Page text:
Controversial curriculum has been a hot button issue for school districts across the nation, divided on political lines, said Morgan Polikoff, author of Beyond Standards, an education researcher at University of Southern California’s Rossier School of Education and AASA’s Federal Relation Lunch keynote speaker.
In remarks at Thursday’s annual luncheon held during the AASA national conference, Polikoff presented state and federal education policy issues that evolved out of the 2022 midterm elections, including parents’ rights, school vouchers, Critical Race Theory and LGBT topics. Drawing on a review of current policy agendas and public opinion data on what Americans want from public education systems, the presentation offered predictions for the next two years and strategies for state and local leaders to navigate ongoing controversies.
“How do we rebalance curriculum control?” Polikoff asked attendees.
He said adults perceive state leaders and local school boards as having the most control. Findings showed that along political lines, conservatives have been interested in more parental control in curriculum, whereas the left has been more interested in putting control in the hands of teachers.
Polikoff offered his thoughts on student success, stating, “The solutions need to be more structural in nature. … If there’s one thing I’ve learned over time, it’s that it’s all about politics.”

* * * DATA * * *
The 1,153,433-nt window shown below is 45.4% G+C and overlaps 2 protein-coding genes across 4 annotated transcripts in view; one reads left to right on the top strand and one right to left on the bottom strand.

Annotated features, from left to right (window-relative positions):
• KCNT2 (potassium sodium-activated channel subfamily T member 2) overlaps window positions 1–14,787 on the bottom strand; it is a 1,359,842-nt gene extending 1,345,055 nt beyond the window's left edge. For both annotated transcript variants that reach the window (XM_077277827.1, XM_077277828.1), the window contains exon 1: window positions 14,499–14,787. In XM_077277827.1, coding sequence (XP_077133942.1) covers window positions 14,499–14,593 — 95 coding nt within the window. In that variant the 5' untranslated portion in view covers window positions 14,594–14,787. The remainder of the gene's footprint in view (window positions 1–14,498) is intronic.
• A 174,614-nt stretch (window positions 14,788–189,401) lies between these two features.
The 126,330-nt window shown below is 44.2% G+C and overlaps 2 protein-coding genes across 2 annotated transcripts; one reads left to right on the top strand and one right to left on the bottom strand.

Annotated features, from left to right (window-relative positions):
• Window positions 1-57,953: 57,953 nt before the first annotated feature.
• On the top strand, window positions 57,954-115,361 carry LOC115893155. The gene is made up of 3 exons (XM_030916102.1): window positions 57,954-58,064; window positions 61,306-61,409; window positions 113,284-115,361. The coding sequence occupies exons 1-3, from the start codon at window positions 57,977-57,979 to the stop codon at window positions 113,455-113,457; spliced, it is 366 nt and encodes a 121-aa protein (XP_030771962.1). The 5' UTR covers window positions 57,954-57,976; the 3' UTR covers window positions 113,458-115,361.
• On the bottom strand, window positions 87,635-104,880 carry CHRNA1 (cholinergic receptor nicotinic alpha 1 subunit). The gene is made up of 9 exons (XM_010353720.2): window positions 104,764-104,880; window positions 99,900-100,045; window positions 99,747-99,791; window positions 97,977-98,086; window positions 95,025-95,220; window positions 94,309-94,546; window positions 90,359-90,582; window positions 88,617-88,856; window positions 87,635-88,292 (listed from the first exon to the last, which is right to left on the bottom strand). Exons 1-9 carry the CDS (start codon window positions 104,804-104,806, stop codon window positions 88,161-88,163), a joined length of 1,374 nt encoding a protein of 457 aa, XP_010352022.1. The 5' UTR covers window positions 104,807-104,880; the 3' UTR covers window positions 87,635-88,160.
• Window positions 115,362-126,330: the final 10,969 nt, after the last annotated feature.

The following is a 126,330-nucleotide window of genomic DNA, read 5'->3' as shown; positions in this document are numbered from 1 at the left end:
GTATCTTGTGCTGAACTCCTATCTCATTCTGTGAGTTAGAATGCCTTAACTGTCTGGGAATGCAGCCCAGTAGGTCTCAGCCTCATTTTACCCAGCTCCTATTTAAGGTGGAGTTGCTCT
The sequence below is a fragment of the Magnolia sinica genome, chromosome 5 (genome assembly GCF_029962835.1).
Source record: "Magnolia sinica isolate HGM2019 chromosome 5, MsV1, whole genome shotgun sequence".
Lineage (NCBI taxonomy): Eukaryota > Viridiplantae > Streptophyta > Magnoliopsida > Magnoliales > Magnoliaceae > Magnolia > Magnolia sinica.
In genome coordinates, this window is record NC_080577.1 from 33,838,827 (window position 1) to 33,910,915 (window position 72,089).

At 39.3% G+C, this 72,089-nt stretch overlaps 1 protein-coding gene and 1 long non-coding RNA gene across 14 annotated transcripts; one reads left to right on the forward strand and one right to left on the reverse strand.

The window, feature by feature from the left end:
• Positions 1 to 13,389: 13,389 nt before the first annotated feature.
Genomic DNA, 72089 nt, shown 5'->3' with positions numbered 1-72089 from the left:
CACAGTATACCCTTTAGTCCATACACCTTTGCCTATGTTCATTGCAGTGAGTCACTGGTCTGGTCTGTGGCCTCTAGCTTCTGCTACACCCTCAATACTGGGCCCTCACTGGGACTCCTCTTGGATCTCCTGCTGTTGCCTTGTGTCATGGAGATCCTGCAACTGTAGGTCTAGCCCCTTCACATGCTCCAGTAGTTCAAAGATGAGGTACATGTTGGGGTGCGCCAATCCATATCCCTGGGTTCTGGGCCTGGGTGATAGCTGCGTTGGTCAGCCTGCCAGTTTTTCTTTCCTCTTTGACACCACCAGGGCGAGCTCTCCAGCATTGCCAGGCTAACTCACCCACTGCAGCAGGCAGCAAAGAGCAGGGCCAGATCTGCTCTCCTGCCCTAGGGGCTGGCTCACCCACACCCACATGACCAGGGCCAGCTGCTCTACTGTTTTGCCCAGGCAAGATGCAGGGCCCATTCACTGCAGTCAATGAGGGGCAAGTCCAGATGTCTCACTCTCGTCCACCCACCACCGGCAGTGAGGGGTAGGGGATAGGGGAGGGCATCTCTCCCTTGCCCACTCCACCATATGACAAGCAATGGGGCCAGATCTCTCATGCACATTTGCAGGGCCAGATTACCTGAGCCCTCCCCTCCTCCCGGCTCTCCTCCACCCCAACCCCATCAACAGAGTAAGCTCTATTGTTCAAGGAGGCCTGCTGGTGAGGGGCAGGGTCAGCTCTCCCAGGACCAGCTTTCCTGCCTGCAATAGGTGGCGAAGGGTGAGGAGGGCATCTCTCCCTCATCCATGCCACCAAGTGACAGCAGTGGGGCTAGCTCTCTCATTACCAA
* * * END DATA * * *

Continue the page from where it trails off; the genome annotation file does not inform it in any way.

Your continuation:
He elaborated, saying there’s an imperative for state leadership. Bearing in mind political realities and existing systems and structures, states should offer guidance for what materials meet standards, require public school districts to adopt from among a small list of materials and provide or identify providers for professional learning, to name a few things.
He moved on to the parents’ rights movement, seeking to shift curriculum control to involve parental involvement at a greater capacity.
“We’re all bought in to local control, but the reality is that local control thwarts equity,” Polikoff said. “When everyone’s in charge, is anyone?” he asked.
The general public supports controversial topics at a high school level and wants engagement with that content. It is at the elementary level that parents oppose controversial and critical topics such as slavery and LGBT identities. However, purging libraries of controversial books, especially for older children, is seemingly unpopular.
So what are the implications for school administrators? What do superintendents need to know about controversial curriculum as it hits the main stage of politics in 2023?
“Expect increasing and ongoing politicization between blue and red state education policies for the foreseeable future,” Polikoff said during lunch. “Public schools are increasingly caught under demographic and choice-induced strain, which will drive enrollment declines in public schools.”
With parting thoughts, Polikoff offered the following advice, “There is a large, sane middle that is drowned out by loud voices on the extremes, and administrators should work to make the centrist case on controversial curriculum.”
(Kat Sturdevant works in the public policy department for AASA.)